Clinic Gynecology & Obstetrics
Careful evaluation of pelvic floor disorders in women for incontinence, uterine, bladder, bowel prolapse, bladder emptying problems, urinary tract infections, blood in the urine, bladder pain, etc.
Measurement of bladder and urethra function with special pressure sensors, ultrasound of the pelvic floor, cystoscopy, electromyography to study the activity of the pelvic floor muscles.
Individual treatment strategies
Conservative therapies can often already help alleviate the condition. If these do not reach the hoped for results, modern surgical techniques are available to treat pelvic floor disorders.
Drinking and bladder training
Targeted bladder training and optimization of drinking behavior can help significantly with complaints such as irritable bladder, urge incontinence or cystitis.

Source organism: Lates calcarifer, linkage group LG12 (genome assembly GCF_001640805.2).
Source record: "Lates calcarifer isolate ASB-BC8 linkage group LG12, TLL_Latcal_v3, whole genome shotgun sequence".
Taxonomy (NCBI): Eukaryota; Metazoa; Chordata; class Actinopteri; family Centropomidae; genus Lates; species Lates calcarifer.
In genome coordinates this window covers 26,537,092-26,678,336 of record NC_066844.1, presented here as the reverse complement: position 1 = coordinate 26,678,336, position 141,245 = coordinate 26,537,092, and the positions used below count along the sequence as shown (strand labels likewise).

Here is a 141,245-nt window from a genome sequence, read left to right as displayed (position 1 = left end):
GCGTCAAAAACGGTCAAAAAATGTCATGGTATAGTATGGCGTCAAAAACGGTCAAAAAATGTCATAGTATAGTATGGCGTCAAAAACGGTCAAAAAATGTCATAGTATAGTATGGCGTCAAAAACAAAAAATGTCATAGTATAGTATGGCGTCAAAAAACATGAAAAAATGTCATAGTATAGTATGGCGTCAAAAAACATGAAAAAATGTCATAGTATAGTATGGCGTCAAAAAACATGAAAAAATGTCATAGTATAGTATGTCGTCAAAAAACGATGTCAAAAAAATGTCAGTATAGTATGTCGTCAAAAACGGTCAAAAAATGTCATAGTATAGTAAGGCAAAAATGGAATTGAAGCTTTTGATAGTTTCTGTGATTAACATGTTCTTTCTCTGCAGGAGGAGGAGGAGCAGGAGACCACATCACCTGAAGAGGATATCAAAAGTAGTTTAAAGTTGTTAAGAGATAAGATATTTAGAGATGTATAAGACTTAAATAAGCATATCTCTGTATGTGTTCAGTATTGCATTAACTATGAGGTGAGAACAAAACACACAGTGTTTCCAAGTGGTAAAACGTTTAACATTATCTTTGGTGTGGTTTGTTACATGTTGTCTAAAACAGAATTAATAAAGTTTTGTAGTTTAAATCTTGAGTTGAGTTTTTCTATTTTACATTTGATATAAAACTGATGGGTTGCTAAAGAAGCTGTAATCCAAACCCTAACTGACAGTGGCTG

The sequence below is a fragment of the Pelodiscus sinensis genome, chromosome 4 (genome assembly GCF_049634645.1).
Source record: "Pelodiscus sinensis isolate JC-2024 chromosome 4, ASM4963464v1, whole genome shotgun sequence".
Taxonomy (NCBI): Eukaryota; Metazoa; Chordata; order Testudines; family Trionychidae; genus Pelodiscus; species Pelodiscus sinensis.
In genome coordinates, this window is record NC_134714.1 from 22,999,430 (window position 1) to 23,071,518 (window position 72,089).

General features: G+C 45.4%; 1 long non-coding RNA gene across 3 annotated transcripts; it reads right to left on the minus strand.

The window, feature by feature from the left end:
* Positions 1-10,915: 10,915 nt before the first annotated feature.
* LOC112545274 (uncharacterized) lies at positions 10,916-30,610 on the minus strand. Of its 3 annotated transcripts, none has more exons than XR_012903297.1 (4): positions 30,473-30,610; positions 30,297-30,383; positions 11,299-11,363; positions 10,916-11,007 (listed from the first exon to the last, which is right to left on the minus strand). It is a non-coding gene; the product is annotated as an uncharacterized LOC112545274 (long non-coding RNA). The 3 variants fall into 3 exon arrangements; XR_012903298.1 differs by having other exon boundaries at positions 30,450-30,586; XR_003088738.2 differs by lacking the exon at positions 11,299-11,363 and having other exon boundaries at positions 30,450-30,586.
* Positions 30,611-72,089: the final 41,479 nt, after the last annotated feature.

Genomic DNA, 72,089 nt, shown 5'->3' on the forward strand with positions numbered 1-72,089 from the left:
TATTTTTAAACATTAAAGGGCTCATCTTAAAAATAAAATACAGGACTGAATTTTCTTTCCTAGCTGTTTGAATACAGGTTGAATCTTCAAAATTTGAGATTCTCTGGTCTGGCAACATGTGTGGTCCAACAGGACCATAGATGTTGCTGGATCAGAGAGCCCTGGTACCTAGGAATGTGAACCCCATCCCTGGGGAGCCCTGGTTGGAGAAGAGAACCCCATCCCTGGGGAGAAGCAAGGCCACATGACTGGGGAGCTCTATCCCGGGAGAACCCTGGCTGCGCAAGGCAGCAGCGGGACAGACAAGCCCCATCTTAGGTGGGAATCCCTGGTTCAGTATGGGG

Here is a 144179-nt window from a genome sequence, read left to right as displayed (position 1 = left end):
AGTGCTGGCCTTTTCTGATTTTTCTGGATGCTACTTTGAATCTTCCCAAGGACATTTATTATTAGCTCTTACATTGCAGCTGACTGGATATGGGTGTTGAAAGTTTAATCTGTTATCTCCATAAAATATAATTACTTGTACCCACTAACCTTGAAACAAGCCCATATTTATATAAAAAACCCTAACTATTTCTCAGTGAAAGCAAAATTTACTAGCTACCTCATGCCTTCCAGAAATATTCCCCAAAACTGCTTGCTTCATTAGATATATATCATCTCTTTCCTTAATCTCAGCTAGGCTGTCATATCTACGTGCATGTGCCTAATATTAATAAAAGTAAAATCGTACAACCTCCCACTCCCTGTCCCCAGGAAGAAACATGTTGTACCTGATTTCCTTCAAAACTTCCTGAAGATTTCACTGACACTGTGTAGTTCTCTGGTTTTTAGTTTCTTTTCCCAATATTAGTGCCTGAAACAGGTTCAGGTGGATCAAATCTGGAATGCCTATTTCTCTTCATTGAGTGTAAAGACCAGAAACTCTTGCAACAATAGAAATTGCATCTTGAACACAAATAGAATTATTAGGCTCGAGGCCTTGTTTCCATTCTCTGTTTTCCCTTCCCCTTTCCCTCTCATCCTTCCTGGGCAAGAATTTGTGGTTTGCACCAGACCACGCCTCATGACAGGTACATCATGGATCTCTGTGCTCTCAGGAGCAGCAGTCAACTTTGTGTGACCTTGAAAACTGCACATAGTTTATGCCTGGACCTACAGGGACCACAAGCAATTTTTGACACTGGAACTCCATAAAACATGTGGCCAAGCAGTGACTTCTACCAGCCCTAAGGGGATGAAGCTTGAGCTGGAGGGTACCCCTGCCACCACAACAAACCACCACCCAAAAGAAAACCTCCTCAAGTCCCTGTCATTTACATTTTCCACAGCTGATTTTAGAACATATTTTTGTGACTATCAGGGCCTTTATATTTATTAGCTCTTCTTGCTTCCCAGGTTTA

Pelvic floor physiotherapy
Targeted training of the pelvic floor muscles under guidance, e.g. with electrostimulation and biofeedback, can alleviate pelvic floor complaints.
Such as local hormone treatments for incontinence associated with menopause or pharmacotherapy for overactive bladder.
Sometimes so-called pessaries, devices that are inserted into the vagina, can provide relief from problems of descent and incontinence.
For overactive bladder, bladder voiding dysfunction or bladder pain, e.g. percutaneous tibial nerve stimulation (pTNS).
Bladder instillation treatments
Insertion of highly effective drugs into the bladder for overactive bladder and/or chronic urinary tract infections, e.g., electromotive drug administration (EMDA).
Use in different situations. For bladder emptying problems, e.g. intermittent self-catheterization (ISK) for urination.
Modern surgical techniques such as retropubic slings (e.g., TVT), bulking agents e.g., Bulkamid, botox injections into the bladder, colposuspension.
"Classic" vaginal techniques with autologous tissue padding, vaginal mesh inserts, laparoscopic techniques such as sacrocolpopexy.